This not only involves distance but magnification. Red dots are great for fast shooting on close-range targets but getting that dot to earn more points at longer distances means purposeful aiming and precision accuracy, not just hitting the target.
Scopes for competition tend to have throw levers to quickly change magnification between high and low levels. But even the lower powers may not compete with the benefits of having a red dot.
Some popular configurations (such as the Sig Sauer Romeo and Juliet combo) include a magnifier behind a red dot sight. The magnifier can be swung in and out of place as needed. Another configuration consists of a rifle scope and red dot combo. With a swing mount or an offset mount, you have the advantage of using a red dot for close-range engagement and then an FFP scope for those longer shots.
Which is faster to use? A red dot sight or rifle scope?
Hands down the red dot sight has speed on its side. Obviously, the illuminated red dot is simple, draws the eye, and is made to be fast to aim and shoot with. Additionally, the red dot sight is much more forgiving with imperfect head and cheekweld positions. With unlimited eye relief, true 1x, and unlimited FOV, you can use both eyes open that makes target acquisition even faster.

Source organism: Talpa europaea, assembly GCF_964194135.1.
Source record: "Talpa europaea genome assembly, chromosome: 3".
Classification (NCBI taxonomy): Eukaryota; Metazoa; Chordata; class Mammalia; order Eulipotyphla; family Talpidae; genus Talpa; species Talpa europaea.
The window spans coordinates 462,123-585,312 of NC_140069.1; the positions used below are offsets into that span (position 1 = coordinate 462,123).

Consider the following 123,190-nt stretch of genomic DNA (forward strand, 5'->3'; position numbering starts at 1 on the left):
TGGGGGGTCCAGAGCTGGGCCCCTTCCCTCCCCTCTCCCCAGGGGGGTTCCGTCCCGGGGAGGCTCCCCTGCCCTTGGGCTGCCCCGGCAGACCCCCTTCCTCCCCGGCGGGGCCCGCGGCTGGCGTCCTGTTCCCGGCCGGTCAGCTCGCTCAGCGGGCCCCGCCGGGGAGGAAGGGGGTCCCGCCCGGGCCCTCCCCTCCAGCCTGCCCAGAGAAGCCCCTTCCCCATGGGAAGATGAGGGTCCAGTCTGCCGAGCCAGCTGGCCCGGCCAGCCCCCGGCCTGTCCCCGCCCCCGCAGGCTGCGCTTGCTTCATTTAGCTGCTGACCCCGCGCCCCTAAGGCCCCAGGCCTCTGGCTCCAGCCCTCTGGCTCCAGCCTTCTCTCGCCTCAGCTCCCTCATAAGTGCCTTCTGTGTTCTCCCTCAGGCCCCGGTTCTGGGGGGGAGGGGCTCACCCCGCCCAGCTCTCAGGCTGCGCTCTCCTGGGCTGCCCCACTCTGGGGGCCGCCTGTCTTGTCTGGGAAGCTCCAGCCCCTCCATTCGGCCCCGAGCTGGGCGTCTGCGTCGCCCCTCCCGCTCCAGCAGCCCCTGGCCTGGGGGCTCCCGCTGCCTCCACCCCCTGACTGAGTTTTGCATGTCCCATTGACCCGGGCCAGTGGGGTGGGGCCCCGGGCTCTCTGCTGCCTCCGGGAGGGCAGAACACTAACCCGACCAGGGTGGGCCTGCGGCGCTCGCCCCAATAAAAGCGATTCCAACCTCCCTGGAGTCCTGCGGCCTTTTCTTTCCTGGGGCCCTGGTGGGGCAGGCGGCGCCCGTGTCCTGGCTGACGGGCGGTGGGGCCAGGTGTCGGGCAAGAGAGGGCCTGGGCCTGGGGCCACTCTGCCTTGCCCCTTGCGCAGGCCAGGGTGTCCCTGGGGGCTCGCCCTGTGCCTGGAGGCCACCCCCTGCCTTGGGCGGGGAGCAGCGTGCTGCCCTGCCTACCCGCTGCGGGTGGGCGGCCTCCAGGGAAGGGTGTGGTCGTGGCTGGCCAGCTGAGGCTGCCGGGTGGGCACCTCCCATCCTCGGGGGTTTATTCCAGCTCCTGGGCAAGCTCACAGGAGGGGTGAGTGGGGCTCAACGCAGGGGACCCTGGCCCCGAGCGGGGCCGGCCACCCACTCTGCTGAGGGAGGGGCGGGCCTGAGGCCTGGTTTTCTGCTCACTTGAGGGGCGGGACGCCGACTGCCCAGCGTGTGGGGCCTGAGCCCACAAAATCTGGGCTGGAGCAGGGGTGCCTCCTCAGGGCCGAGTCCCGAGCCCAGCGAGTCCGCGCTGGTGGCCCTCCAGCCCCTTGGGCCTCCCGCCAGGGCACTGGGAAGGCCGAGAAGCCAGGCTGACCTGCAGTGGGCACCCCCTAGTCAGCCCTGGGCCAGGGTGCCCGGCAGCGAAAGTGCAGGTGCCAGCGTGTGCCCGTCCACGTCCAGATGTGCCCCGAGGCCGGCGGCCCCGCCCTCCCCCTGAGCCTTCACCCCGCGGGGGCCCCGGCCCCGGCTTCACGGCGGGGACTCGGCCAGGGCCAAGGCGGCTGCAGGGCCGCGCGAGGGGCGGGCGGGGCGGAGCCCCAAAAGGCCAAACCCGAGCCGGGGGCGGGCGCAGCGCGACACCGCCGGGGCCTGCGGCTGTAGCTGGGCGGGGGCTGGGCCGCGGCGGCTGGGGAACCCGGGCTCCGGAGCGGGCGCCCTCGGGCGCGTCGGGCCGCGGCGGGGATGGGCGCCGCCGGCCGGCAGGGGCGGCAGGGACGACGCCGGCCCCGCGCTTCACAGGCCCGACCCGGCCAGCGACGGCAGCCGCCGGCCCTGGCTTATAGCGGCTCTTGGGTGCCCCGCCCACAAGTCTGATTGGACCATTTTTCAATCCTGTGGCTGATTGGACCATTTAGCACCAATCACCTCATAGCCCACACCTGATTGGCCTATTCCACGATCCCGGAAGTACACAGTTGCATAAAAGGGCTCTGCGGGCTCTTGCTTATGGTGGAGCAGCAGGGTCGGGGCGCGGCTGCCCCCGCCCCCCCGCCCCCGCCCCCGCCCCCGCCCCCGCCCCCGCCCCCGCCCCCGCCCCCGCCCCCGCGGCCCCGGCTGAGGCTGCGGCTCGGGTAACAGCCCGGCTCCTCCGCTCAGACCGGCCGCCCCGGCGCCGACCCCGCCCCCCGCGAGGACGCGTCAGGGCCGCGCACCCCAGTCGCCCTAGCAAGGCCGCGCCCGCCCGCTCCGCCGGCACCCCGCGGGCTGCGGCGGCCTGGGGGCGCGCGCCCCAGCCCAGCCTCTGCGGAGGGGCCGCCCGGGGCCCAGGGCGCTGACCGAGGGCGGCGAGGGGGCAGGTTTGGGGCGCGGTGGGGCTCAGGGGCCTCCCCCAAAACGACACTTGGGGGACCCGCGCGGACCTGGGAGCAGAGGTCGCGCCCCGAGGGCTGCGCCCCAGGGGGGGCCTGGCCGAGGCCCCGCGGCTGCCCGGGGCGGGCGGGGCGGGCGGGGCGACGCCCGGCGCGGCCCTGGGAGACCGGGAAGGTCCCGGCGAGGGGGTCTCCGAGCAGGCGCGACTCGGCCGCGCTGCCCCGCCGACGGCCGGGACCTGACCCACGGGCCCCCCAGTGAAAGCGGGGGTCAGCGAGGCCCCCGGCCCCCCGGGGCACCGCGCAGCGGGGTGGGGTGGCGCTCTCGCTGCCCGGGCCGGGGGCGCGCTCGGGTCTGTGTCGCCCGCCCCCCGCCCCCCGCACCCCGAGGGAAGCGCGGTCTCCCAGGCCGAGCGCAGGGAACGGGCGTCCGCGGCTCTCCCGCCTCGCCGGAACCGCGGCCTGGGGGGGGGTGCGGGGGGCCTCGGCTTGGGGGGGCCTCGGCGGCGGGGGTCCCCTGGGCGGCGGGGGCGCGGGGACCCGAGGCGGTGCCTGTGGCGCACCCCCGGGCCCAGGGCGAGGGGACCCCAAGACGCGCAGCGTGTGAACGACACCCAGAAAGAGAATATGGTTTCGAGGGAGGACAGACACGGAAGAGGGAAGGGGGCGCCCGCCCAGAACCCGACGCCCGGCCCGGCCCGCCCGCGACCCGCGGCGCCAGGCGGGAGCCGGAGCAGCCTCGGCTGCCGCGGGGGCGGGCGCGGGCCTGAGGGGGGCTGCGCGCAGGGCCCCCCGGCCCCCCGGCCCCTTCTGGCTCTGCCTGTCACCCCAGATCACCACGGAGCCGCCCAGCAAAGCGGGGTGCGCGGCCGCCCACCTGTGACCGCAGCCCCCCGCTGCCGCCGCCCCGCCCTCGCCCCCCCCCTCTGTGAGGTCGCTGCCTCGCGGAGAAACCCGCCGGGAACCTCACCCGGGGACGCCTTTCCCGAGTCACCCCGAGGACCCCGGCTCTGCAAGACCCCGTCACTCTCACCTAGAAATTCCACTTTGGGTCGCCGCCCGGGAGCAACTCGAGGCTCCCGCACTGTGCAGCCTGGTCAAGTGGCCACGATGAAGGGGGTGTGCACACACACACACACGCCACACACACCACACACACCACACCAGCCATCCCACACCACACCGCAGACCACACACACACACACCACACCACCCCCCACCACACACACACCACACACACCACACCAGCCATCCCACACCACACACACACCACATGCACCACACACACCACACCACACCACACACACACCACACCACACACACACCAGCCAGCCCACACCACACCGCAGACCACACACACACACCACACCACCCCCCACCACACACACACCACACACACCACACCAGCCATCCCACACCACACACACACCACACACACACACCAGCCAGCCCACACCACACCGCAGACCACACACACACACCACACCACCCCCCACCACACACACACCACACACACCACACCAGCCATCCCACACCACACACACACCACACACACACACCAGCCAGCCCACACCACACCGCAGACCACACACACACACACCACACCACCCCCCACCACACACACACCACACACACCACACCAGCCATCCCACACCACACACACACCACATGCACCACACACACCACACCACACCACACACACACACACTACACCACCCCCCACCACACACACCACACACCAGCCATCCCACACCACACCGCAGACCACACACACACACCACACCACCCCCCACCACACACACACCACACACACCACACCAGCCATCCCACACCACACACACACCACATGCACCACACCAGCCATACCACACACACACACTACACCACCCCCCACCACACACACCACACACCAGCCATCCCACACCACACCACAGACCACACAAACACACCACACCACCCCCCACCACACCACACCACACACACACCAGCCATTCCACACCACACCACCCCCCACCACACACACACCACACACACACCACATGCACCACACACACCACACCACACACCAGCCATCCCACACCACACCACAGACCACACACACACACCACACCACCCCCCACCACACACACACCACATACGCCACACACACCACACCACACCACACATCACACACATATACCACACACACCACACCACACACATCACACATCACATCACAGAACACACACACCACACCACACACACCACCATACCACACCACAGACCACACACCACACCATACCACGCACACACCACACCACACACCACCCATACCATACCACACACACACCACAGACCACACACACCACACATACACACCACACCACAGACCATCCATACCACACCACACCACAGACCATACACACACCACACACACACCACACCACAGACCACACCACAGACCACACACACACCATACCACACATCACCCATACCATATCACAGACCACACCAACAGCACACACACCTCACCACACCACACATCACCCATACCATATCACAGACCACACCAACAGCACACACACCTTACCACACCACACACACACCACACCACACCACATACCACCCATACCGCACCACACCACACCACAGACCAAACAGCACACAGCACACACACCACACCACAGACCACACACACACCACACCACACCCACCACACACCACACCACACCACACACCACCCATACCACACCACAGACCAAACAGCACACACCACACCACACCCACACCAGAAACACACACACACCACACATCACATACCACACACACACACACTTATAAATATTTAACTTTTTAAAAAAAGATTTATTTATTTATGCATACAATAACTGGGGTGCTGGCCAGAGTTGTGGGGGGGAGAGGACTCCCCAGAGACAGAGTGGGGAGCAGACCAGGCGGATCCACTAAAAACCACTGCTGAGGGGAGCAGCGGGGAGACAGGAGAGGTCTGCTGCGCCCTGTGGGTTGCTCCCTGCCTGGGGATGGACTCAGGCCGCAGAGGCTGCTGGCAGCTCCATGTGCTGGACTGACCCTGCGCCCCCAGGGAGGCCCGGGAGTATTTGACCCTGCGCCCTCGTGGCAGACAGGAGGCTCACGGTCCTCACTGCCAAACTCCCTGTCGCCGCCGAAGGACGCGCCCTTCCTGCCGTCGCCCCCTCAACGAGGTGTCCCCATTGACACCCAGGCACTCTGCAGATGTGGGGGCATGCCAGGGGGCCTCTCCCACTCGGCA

These are essential features of a red dot that lends itself towards CQB engagements, tactical use, and home defense applications.
The magnified scope can’t quite compare with the red dot in terms of speed. Going through the process of positioning rifle to shoulder, eye to eyebox, adjusting magnification, and then focusing for the target adds time that you may not have when speed is the name of the game.
Winner: Red Dot
Weight & Size
Red dot sights are lighter and smaller than magnified scopes. Generally weighing in at less than 16 oz, the red dot sight is a lightweight optic for an AR-15 that likely has more accessories on it than it really needs.
Scopes have a lot more glass, and magnification that adds to bulk and length. They can be as light as 10 oz but usually they’re around 16-25 oz. Heavier and larger rifle scopes tend to have thicker tubes of 30mm and 34mm, high variable magnification (Ex. 5-25x), and large objective bells with apertures larger than 44mm.
The mounting systems for both scopes and red dots will also add to overall weight. Optic size and mounting system must be considered as it can affect the mounting profile.
There are also various types of red dot sights that may influence weight and size. To see how tube and HUD red dot types compare, check out our Reflex Sights VS Red Dot guide.
Winner: Red Dot
Being able to see the target through a scope or a red dot sight is one thing and being able to see your reticle is another. There are various types of reticles with both red dot sights and magnified scopes, and existing vision impairments can affect focus and seeing quality.